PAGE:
1  
Thanks for the lively debate. The answer is of course yes, because calling destroy costs me very little while avoiding potential problems. I suppose this question was driven more by my curiosity as to what is actually happening (and my suspicion that destroy does actually nothing at all), but now I feel rather silly even asking the question - I just didn't get a straight answer from the docs, so I came here. –  Wayne Uroda Feb 6 '13 at 4:24
1  
This entire discussion is silly. The right and sure-fire way to destroy a mutex is to unplug the system. –  BoltClock Feb 6 '13 at 12:51

From IEEE documentation which is the standard governing POSIX:

The pthread_mutex_destroy() function shall destroy the mutex object referenced by mutex; the mutex object becomes, in effect, uninitialized. An implementation may cause pthread_mutex_destroy() to set the object referenced by mutex to an invalid value. A destroyed mutex object can be reinitialized using pthread_mutex_init(); the results of otherwise referencing the object after it has been destroyed are undefined.

The documentation does not say you must call it. But it is a good practice to do so.
Calling this api will signal the POSIX library to release all the resources which were reserved for use of this particular mutex object during its initialization.
It is logical to assume mutex initialization does allocate/reserve some resources.

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2  
actually the document doesn't even say that it is good practice to do so :p I think it's oversight on the person who wrote it. in windows for example, msdn.microsoft.com/en-us/library/windows/desktop/…. Use the CloseHandle function to close the handle. The system closes the handle automatically when the process terminates. The mutex object is destroyed when its last handle has been closed. –  thang Feb 6 '13 at 4:09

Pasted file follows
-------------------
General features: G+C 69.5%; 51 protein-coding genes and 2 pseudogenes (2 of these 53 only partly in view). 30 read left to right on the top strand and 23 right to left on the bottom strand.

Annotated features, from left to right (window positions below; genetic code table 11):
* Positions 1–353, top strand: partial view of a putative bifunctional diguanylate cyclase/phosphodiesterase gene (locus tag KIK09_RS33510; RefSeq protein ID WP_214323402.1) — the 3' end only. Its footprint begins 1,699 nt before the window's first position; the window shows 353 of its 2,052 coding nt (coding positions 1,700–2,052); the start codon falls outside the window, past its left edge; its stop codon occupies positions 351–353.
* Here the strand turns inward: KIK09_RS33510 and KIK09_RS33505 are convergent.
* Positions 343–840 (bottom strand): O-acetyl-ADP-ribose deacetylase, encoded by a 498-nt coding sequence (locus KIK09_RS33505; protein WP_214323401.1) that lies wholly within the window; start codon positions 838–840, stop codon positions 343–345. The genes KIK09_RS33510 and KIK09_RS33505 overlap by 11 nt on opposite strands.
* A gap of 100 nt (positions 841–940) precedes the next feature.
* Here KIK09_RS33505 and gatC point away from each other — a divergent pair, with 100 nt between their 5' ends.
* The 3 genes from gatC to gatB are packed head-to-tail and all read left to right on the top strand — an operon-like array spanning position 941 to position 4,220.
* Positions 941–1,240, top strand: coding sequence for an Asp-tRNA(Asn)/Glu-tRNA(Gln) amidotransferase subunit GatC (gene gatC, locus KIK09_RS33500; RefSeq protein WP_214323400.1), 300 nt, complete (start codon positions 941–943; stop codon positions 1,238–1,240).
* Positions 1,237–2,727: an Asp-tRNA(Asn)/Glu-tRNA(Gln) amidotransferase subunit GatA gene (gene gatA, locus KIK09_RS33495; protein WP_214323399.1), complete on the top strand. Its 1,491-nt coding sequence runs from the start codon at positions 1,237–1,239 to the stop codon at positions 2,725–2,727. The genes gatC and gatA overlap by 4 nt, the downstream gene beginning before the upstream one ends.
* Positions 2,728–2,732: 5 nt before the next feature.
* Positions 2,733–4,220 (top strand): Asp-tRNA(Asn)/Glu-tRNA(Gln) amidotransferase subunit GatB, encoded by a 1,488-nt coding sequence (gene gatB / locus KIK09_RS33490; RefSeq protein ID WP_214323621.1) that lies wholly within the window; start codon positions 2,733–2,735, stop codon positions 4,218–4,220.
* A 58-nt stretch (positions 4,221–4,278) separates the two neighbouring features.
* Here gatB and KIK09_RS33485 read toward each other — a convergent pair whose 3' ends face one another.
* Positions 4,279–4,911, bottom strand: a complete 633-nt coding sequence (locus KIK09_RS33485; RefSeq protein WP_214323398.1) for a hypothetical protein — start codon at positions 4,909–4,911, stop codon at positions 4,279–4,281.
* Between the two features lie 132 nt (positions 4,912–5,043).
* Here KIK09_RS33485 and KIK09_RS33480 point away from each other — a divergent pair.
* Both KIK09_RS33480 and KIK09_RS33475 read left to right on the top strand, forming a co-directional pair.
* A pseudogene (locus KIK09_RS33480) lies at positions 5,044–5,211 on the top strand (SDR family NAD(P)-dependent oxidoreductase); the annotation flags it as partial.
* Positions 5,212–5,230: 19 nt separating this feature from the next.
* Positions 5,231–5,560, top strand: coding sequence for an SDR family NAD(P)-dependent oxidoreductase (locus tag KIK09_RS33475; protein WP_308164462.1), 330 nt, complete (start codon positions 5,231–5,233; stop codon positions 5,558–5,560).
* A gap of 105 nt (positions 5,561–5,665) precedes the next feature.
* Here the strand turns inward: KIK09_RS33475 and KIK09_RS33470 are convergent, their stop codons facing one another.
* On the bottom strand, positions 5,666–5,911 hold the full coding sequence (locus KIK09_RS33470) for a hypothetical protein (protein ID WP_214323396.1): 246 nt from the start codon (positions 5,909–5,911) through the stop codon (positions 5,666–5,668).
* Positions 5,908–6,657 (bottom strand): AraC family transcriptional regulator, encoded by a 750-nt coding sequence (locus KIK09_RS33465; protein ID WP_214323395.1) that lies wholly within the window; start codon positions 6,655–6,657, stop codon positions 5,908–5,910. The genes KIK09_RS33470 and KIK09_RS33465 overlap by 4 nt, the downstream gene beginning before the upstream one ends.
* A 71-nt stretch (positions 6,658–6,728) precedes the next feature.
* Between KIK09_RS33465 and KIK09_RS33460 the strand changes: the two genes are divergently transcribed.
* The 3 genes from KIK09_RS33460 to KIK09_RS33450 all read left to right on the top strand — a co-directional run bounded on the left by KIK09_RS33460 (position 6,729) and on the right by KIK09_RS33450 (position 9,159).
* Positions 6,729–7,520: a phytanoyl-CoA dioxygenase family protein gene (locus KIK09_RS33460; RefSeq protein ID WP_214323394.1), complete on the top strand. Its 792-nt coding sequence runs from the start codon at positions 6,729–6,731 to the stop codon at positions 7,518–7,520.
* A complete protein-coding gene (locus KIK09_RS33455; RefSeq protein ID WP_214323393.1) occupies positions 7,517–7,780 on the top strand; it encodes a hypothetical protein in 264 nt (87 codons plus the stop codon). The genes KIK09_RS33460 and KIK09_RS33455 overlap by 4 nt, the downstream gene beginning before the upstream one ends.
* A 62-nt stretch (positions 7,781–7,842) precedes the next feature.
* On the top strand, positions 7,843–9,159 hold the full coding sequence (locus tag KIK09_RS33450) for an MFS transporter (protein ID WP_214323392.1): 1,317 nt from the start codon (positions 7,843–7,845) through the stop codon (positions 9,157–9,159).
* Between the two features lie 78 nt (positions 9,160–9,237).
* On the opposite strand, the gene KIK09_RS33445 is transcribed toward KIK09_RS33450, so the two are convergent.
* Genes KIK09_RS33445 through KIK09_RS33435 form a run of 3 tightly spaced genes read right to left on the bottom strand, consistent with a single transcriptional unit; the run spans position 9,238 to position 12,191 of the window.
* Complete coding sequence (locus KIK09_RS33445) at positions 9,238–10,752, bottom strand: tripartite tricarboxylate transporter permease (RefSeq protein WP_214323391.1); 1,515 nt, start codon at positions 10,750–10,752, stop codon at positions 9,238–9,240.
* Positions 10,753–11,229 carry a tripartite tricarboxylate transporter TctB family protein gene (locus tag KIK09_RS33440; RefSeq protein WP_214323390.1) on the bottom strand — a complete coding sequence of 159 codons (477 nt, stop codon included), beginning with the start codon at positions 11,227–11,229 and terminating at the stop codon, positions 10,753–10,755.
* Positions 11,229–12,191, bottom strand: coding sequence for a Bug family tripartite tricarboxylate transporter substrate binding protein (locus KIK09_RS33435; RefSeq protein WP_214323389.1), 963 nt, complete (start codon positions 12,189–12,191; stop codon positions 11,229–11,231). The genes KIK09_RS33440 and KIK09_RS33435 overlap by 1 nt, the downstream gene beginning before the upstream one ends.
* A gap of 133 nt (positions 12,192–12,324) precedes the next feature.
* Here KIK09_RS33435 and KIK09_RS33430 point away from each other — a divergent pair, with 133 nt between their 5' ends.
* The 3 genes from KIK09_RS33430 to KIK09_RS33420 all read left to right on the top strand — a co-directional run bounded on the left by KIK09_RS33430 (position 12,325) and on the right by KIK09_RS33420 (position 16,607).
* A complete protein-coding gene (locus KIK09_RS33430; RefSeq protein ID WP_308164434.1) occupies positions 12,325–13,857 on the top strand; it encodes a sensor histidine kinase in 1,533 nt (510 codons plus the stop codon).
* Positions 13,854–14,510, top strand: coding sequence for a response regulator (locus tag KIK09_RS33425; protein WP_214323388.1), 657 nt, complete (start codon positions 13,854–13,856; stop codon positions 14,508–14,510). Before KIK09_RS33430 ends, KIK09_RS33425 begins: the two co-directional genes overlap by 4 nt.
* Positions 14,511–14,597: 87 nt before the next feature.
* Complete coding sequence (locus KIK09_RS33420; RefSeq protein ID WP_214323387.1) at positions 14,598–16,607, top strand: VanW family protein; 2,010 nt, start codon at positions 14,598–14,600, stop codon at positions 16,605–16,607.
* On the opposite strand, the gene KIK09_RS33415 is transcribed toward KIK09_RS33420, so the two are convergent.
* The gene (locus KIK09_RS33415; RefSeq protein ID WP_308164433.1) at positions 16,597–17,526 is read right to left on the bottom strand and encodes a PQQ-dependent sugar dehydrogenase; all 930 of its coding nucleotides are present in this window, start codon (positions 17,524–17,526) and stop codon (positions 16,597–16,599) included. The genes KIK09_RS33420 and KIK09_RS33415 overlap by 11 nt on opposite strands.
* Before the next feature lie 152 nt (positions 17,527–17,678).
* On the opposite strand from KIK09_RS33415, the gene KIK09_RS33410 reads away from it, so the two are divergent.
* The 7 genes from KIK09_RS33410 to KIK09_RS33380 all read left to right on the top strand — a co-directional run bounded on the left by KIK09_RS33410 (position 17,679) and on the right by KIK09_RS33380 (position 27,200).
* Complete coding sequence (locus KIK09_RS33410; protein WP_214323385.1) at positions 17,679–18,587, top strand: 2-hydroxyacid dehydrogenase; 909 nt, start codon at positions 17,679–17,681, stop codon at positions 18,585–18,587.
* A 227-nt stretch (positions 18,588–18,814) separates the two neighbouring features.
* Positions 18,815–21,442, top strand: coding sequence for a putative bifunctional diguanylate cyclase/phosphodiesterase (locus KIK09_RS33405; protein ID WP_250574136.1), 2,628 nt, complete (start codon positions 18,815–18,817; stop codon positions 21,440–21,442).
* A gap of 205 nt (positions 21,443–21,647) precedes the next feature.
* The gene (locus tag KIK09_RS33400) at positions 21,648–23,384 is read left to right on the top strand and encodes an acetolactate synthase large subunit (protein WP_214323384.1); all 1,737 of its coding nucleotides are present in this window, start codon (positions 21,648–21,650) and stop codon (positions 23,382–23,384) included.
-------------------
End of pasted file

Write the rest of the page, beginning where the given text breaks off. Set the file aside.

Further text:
@thang: Well I am not sure if it is an insight but to me it seems pretty logical to do so. And if one indeed wants to be pedantic and delve deep in to it, then it is easy to write a small sample program. Run it under valgrind and also check system resources with the function being called and without the function being called. –  Alok Save Feb 6 '13 at 4:11
    
well you've read the c++ standards. look at all the details with respect to the way things are specified. nothing is left to the imagination... why is this an exception? –  thang Feb 6 '13 at 4:14
    
@thang: C and C++ standards are pretty much comprehensive probably because large number of compiler implementations need to adhere to them while it is not the case with IEEE. This is just an guess. I have no authority to claim so with conviction. Besides I don't think the exact reasoning of Why this is an exception can be authoritatively answered only by someone on the IEEE committee. –  Alok Save Feb 6 '13 at 4:20
    
i suspect it's just a small oversight. in fact, as I mentioned below, in other OSes (er. at least one other: pic.dhe.ibm.com/infocenter/aix/v7r1/… Like any system resource that can be shared among threads, a mutex allocated on a thread's stack must be destroyed before the thread is terminated) actually does explicitly state this in their documentation. –  thang Feb 6 '13 at 4:22